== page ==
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17/12/2017 10:10 GMT | Updated 18/12/2017 06:18 GMT

The Apprentice's Joanna Jarjue Slams Show Portrayal: 'I Feared Looking Like I Was Playing Race Card'

She believes the BBC show has 'played up to certain stereotypes for entertainment purposes'.

Fired ‘Apprentice’ candidate Joanna Jarjue has criticised the way she feels she was portrayed on the show, but was afraid to speak up for fear of being accused of “playing the race card”. 

The businesswoman, who missed out on a place in the final after the infamous interviews round earlier this week, revealed she was left in tears behind the scenes of the BBC reality show over what she called the “engineered narrative” around her.

BBC
Joanna Jarjue was fired from 'The Apprentice' earlier this week

After reading a Guardian op-ed on the treatment Alexandra Burke had been subjected to on ‘Strictly Come Dancing’ this year, Joanna decided to speak out about her ‘Apprentice’ appearance. 

“Was obvious to me what my ‘character’ was going to be & cried about it behind the scenes but was always scared to voice it out of fear of looking like I was playing the ‘race card’,” she said.

“Glad so many other people have noticed especially after it’s so blatant after the final 5 ep.”

She continued: “I just feel bad for the experts & interviewers on the show who seem to have taken some the wrap for it because it’s a narrative they didn’t create or probably realise was being engineered.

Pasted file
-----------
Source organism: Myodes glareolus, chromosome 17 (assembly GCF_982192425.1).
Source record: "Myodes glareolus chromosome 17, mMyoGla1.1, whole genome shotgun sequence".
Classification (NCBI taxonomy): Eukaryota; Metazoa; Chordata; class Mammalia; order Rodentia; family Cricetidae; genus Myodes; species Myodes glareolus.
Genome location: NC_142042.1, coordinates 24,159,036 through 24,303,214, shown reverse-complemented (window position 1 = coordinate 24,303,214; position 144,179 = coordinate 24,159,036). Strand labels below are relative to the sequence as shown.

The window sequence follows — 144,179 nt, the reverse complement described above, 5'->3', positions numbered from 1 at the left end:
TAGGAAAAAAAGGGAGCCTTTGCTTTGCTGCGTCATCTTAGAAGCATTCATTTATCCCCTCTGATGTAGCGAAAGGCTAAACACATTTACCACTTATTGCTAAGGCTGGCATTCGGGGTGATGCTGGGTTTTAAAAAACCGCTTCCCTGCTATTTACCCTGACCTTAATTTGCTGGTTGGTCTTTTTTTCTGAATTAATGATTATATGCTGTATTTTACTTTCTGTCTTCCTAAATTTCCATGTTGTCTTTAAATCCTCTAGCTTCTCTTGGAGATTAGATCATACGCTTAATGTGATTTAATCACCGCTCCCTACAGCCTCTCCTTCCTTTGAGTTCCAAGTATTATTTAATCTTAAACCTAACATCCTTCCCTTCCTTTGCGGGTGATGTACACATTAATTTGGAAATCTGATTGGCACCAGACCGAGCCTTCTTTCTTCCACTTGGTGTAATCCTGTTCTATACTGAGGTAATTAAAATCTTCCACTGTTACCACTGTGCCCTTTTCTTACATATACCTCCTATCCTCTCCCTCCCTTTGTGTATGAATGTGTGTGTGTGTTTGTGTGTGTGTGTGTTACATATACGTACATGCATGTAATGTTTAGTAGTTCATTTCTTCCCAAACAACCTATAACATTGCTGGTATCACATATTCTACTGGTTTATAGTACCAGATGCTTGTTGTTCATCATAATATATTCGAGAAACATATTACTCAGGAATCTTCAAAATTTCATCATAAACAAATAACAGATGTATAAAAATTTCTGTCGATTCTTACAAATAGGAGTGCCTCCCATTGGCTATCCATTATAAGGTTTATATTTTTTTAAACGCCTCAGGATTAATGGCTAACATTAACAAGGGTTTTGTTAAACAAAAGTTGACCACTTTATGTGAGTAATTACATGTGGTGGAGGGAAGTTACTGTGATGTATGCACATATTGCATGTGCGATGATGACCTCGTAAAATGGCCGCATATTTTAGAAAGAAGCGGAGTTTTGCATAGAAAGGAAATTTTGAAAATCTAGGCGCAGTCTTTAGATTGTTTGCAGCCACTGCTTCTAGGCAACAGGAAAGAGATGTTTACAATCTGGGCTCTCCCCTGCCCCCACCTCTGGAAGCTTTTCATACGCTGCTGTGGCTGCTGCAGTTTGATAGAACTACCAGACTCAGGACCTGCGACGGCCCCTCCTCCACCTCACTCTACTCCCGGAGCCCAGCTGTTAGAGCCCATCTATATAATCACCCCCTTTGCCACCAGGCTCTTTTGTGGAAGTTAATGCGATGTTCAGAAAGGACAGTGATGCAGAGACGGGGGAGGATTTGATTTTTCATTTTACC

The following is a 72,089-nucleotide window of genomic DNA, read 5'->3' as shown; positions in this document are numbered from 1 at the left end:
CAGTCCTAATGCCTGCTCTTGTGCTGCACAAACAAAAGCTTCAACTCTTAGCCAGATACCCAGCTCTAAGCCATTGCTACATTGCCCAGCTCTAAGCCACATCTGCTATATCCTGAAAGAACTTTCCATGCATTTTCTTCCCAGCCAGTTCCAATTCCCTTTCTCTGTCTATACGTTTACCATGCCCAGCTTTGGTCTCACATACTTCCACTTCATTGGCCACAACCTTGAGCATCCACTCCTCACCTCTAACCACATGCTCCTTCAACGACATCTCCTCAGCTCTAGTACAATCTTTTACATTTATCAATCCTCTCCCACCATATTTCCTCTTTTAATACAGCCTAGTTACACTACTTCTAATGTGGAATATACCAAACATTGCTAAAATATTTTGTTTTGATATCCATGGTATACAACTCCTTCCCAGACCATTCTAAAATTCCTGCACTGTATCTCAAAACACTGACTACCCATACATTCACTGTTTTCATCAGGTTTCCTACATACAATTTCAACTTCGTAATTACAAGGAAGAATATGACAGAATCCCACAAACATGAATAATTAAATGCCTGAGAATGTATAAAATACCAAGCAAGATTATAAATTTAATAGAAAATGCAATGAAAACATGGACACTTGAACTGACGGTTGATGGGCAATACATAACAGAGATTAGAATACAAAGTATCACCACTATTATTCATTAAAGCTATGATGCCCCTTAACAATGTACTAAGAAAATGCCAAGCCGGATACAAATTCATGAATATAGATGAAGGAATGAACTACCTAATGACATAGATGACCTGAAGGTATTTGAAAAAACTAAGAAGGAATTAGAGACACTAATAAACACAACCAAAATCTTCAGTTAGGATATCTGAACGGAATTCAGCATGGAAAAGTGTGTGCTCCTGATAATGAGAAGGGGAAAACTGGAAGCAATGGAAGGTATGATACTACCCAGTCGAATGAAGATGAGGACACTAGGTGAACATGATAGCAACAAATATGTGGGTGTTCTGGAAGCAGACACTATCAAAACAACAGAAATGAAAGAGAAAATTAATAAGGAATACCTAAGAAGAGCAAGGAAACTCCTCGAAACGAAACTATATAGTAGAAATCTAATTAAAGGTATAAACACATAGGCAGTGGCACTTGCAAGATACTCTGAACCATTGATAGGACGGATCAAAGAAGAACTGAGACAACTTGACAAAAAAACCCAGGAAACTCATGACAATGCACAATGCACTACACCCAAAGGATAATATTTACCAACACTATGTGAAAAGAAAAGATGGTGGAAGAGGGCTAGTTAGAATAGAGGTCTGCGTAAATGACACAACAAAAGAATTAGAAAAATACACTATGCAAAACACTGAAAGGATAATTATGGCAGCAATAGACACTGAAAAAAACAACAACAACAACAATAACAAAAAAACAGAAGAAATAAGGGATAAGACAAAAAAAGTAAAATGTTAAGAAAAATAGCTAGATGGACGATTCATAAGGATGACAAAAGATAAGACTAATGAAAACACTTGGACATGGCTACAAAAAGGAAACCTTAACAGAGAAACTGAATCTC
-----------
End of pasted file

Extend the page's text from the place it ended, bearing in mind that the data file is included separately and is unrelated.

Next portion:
“Onwards and upwards. This is the last I’ll speak of it but something does need to change because it’s not right,” she added. 

However, Joanna was quick to say she didn’t believe she was fired due to her race. 

After fellow contestant Bushra Shaikh admitted she was “worried about representation throughout” and questioned if her heritage was why she was fired in week nine, Joanna replied: “I disagree Bushra. I don’t know what your feelings are towards racism and firings on the show but i don’t think people were fired due to race.

“The unfair portrayal of character for entertainment purposes is what has played up to certain stereotypes in my opinion.”

Bushra agreed, saying: “Firings are nothing to with race. Unfortunately there is sometimes a pattern with TV, where certain people can be put into a role. I have no answer to that- just that fair representation should always be made.”

A spokesperson from The Apprentice told HuffPost: “We represent candidates in a fair and balanced light, and everything seen on screen is an accurate portrayal of events.”

The final of ‘The Apprentice’ will see Sarah Lynn and James White battle it out for a £250,000 investment in their business from Lord Sugar. 

‘The Apprentice’ concludes on Sunday (17 December) at 9pm on BBC One. 

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